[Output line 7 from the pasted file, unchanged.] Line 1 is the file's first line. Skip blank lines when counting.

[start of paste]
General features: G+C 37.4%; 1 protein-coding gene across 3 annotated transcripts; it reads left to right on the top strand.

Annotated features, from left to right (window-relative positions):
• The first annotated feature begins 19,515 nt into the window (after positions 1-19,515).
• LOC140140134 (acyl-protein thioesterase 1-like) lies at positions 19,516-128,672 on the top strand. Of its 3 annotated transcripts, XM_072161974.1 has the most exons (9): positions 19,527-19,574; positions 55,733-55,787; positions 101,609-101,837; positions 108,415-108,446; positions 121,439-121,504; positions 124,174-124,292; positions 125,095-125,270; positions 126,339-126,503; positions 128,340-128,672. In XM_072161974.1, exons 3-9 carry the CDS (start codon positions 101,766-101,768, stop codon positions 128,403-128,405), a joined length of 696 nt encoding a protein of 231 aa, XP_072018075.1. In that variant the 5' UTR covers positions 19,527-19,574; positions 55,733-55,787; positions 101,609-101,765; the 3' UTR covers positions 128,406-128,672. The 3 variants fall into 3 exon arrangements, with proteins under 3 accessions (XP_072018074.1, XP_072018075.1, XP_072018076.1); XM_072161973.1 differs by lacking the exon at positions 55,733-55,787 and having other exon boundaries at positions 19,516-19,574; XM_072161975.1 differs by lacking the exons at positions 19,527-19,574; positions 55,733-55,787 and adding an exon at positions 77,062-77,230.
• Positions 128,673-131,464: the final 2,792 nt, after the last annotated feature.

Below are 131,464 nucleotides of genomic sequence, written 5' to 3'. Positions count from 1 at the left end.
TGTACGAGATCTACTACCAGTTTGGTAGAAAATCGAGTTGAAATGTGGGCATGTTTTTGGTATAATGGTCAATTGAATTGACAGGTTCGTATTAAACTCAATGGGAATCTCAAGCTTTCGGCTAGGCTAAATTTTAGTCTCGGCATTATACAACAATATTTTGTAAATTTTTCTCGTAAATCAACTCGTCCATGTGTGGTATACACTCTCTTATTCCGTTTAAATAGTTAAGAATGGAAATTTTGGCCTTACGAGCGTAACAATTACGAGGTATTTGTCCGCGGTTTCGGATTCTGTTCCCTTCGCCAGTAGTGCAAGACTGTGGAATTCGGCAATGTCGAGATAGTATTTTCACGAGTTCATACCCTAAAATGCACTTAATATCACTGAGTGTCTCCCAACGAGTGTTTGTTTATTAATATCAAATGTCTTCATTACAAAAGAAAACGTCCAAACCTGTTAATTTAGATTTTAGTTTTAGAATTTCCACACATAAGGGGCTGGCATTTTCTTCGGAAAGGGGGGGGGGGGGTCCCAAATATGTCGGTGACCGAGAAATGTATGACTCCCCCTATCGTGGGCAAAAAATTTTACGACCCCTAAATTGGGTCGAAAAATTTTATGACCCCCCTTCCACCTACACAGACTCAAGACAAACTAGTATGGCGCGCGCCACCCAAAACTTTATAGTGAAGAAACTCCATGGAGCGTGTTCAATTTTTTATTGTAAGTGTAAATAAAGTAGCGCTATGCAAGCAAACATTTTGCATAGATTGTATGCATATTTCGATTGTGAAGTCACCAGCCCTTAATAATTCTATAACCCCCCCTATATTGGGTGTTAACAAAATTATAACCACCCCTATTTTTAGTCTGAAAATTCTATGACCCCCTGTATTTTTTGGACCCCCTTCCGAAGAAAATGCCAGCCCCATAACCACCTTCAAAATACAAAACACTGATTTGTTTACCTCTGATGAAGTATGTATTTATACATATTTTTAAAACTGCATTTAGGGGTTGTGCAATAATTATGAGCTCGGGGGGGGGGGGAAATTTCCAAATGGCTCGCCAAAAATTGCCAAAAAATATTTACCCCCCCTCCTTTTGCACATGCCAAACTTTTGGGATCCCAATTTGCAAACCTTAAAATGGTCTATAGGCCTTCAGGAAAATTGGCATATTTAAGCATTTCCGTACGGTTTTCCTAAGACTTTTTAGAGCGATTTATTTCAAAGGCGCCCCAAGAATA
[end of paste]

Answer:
TGTACGAGATCTACTACCAGTTTGGTAGAAAATCGAGTTGAAATGTGGGCATGTTTTTGGTATAATGGTCAATTGAATTGACAGGTTCGTATTAAACTCAATGGGAATCTCAAGCTTTCGGCTAGGCTAAATTTTAGTCTCGGCATTATACAACAATATTTTGTAAATTTTTCTCGTAAATCAACTCGTCCATGTGTGGTATACACTCTCTTATTCCGTTTAAATAGTTAAGAATGGAAATTTTGGCCTTACGAGCGTAACAATTACGAGGTATTTGTCCGCGGTTTCGGATTCTGTTCCCTTCGCCAGTAGTGCAAGACTGTGGAATTCGGCAATGTCGAGATAGTATTTTCACGAGTTCATACCCTAAAATGCACTTAATATCACTGAGTGTCTCCCAACGAGTGTTTGTTTATTAATATCAAATGTCTTCATTACAAAAGAAAACGTCCAAACCTGTTAATTTAGATTTTAGTTTTAGAATTTCCACACATAAGGGGCTGGCATTTTCTTCGGAAAGGGGGGGGGGGGGTCCCAAATATGTCGGTGACCGAGAAATGTATGACTCCCCCTATCGTGGGCAAAAAATTTTACGACCCCTAAATTGGGTCGAAAAATTTTATGACCCCCCTTCCACCTACACAGACTCAAGACAAACTAGTATGGCGCGCGCCACCCAAAACTTTATAGTGAAGAAACTCCATGGAGCGTGTTCAATTTTTTATTGTAAGTGTAAATAAAGTAGCGCTATGCAAGCAAACATTTTGCATAGATTGTATGCATATTTCGATTGTGAAGTCACCAGCCCTTAATAATTCTATAACCCCCCCTATATTGGGTGTTAACAAAATTATAACCACCCCTATTTTTAGTCTGAAAATTCTATGACCCCCTGTATTTTTTGGACCCCCTTCCGAAGAAAATGCCAGCCCCATAACCACCTTCAAAATACAAAACACTGATTTGTTTACCTCTGATGAAGTATGTATTTATACATATTTTTAAAACTGCATTTAGGGGTTGTGCAATAATTATGAGCTCGGGGGGGGGGGGAAATTTCCAAATGGCTCGCCAAAAATTGCCAAAAAATATTTACCCCCCCTCCTTTTGCACATGCCAAACTTTTGGGATCCCAATTTGCAAACCTTAAAATGGTCTATAGGCCTTCAGGAAAATTGGCATATTTAAGCATTTCCGTACGGTTTTCCTAAGACTTTTTAGAGCGATTTATTTCAAAGGCGCCCCAAGAATA